OT Those PMR personal radios

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Been thinking about getting a pair of those PMR446 personal 2-way radio thingies - these walkie talkie units made by Alan, Motorola etc.
Walked into Maplin the other day to ask about battery technology (many of them come with recharger unit you just drop them into) and I'm quite keen on at least NiMh batteries rather than the dreaded NiCads. Said Maplin shop staff hadn't got a clue. I rang the expensive Maplin tech support line. They hadn't got a clue either.
Anyone know if you can get models with at least NiMh battery technology and if so which ones?
My other niggle is over frequency used [446MHz]. If I got them, they'd probably be used in France more than in the UK. I have this faint memory that the frequency used in the UK is illegal for such use in France?
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On Thu, 01 Jan 2004 18:32:30 +0000, 666 snipped-for-privacy@hack.powernet[dot]co[dot]uk (Simon Gardner) wrote:

As I understand it, the situation is as follows.
The PMR446 band is now legal for use all over Europe.
When initially introduced, there were some allocations of spectrum in some countries that overlapped into this band. Apparently in France, the first two channels were used by SNCF until 2002; but I understand that they are no longer and the entire band is available in France.
http://tinyurl.com/3d5tu
One thing definitely to avoid is using American market sets intended for the FRS band. These are essentially the same, but AIUI in several European countries including the UK, the FRS frequencies, or part of them are used by the emergency services.
.andy
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Ta. Very useful URL. You answered the question I thought wouldn't get answered. Most impressive.
Any idea about the battery technology...?
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On Thu, 01 Jan 2004 19:58:44 +0000, 666 snipped-for-privacy@hack.powernet[dot]co[dot]uk (Simon Gardner) wrote:

Look a bit wider than Maplin.
I checked the Motorola T5522 and it appears to have NiCds (probably typical for the lower end products)
The XTN446 comes with NiMH but is quite a bit more money;
I found this site. Don't know if they are any good, but there is more information than at Maplin's site.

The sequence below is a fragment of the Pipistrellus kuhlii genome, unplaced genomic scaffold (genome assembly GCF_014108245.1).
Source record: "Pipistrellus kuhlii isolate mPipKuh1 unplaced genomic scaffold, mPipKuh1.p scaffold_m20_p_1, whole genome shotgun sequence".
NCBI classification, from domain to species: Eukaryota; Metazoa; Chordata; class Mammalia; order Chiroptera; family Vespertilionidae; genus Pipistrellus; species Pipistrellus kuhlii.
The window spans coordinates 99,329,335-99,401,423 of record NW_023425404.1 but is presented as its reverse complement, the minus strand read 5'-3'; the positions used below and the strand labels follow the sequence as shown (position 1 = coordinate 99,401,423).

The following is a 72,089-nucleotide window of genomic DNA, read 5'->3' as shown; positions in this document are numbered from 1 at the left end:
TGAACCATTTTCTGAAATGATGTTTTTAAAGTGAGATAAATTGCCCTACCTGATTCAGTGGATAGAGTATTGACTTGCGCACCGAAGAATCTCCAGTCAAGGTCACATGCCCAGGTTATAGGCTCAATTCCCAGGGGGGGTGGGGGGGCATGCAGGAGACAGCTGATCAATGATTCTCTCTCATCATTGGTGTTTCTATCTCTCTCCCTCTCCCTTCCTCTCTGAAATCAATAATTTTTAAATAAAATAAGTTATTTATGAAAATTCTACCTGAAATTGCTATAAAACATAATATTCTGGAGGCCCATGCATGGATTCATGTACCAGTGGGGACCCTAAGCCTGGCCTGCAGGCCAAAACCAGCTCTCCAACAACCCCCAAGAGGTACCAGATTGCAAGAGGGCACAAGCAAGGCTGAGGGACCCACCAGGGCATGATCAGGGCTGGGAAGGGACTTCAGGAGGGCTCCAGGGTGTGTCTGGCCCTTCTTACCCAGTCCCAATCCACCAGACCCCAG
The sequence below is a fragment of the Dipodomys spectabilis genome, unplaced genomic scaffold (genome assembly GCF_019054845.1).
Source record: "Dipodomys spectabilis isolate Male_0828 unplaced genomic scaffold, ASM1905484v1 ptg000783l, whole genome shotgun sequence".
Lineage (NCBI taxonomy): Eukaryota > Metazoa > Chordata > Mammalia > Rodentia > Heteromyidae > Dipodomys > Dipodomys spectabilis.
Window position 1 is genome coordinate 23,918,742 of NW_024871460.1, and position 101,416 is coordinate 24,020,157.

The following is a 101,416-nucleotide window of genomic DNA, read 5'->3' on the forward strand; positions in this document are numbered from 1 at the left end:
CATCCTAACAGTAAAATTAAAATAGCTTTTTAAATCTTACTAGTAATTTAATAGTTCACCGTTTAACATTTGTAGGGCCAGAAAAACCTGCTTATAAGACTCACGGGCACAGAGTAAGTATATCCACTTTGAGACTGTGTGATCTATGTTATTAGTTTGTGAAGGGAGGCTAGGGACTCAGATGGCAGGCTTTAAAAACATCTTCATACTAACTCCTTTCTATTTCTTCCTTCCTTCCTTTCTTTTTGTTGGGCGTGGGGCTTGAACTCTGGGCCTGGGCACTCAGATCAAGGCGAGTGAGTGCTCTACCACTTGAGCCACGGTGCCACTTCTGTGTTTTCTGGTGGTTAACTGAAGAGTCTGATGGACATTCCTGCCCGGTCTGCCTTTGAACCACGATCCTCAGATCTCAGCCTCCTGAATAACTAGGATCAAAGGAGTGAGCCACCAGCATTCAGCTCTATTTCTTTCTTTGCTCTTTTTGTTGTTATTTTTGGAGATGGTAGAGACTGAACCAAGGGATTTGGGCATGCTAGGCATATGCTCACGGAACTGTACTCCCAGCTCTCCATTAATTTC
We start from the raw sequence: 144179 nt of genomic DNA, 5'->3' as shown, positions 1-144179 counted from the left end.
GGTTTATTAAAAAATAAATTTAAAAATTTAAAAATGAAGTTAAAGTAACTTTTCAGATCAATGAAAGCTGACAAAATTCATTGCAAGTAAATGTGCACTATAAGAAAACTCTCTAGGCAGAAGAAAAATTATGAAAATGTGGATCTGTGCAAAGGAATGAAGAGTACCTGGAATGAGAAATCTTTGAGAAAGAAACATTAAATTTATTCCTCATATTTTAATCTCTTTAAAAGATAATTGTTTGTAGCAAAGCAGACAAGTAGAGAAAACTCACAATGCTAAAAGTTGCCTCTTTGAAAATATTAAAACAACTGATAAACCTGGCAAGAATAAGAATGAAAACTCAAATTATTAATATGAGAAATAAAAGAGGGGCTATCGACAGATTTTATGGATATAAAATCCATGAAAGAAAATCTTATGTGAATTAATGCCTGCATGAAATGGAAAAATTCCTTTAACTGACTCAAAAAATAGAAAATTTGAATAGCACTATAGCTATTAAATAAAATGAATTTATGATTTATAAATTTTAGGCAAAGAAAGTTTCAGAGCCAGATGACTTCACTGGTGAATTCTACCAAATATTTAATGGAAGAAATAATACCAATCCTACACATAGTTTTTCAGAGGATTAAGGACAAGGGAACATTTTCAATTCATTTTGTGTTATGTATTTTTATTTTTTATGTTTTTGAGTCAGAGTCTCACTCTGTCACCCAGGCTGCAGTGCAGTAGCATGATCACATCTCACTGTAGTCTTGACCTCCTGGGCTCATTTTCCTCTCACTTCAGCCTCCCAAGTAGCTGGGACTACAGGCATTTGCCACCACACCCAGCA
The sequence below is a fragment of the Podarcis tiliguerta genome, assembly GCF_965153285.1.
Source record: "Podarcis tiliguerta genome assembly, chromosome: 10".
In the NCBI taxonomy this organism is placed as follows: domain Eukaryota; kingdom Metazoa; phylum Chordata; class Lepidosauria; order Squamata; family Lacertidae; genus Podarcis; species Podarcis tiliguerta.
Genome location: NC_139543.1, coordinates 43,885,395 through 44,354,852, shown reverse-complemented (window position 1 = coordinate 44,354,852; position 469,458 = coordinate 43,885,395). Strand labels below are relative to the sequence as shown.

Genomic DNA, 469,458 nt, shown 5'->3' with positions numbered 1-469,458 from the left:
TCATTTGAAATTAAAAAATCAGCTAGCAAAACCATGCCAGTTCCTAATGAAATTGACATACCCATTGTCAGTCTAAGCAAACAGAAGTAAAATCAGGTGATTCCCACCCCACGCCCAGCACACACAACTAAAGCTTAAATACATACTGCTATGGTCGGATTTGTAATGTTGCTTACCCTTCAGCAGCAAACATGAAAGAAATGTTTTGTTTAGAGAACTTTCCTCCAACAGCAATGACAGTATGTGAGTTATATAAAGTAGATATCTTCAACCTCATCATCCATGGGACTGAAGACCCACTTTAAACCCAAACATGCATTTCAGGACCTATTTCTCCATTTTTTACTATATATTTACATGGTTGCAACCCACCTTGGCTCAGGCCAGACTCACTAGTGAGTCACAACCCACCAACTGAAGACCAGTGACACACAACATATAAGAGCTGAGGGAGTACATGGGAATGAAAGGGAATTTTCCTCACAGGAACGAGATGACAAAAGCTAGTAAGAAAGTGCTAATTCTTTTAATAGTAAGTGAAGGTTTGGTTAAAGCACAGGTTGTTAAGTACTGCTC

http://www.maximonsolutions.com/index.html
It would appear that a lot of the sets have AA batteries and you can get NiMH for them anyway.
.andy
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Yup. I am about to liberate a whole bunch on account of changing camera...
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Simon Gardner wrote:

Currys do the radios, but also do a companion charger set. 8 x AAA Nimh batteries and a semi-intelligent charger [1] for 4.99
http://www.currys.co.uk/images/676282_01_huge.jpg
I bought a twin pack radio set there as a pressie for 30, I think the radios were OK but the bundled ear/mic leads felt a bit cheap. Best steer clear of channel 1 code 1 unless you enjoy hearing excited 6 year olds ~ sorry.
[1] It charges up to 90% then switches to trickle charge so can be left on overnight.
--
Toby.

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On Fri, 2 Jan 2004 03:15:33 -0000, Toby wrote:

Hum, I bet those batteries are the cheap of the cheap and low capacity.
I Bought a combined charger and 4 (AA) cells to go with the digital camera for less thana tenner. The life of these (1200mAH) cells is much shorter than the industrial (1800mAH) greater capacity would suggest using the same charger...
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Cheers snipped-for-privacy@howhill.com
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Goodmans use AAA so will take NIMh
plenty to look at here http://www.nevadaradio.co.uk/pmr.html
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666 snipped-for-privacy@hack.powernet[dot]co[dot]uk (Simon Gardner) wrote in message
.

We've been using a couple of pairs of Oregon Scientific PMRs, from Maplins.
They use AAA batteries, and work well with both Ni-Cad and NiMh.
Maplin are doing packs of 12 of the latter for 9.99 at present, so for a tenner per radio you get three sets of batteries.
Ours have paid for themselves several times over in savings on mobile phone bills.
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On 1 Jan 2004 19:44:58 -0800, snipped-for-privacy@minimoke.net (Chippy) wrote: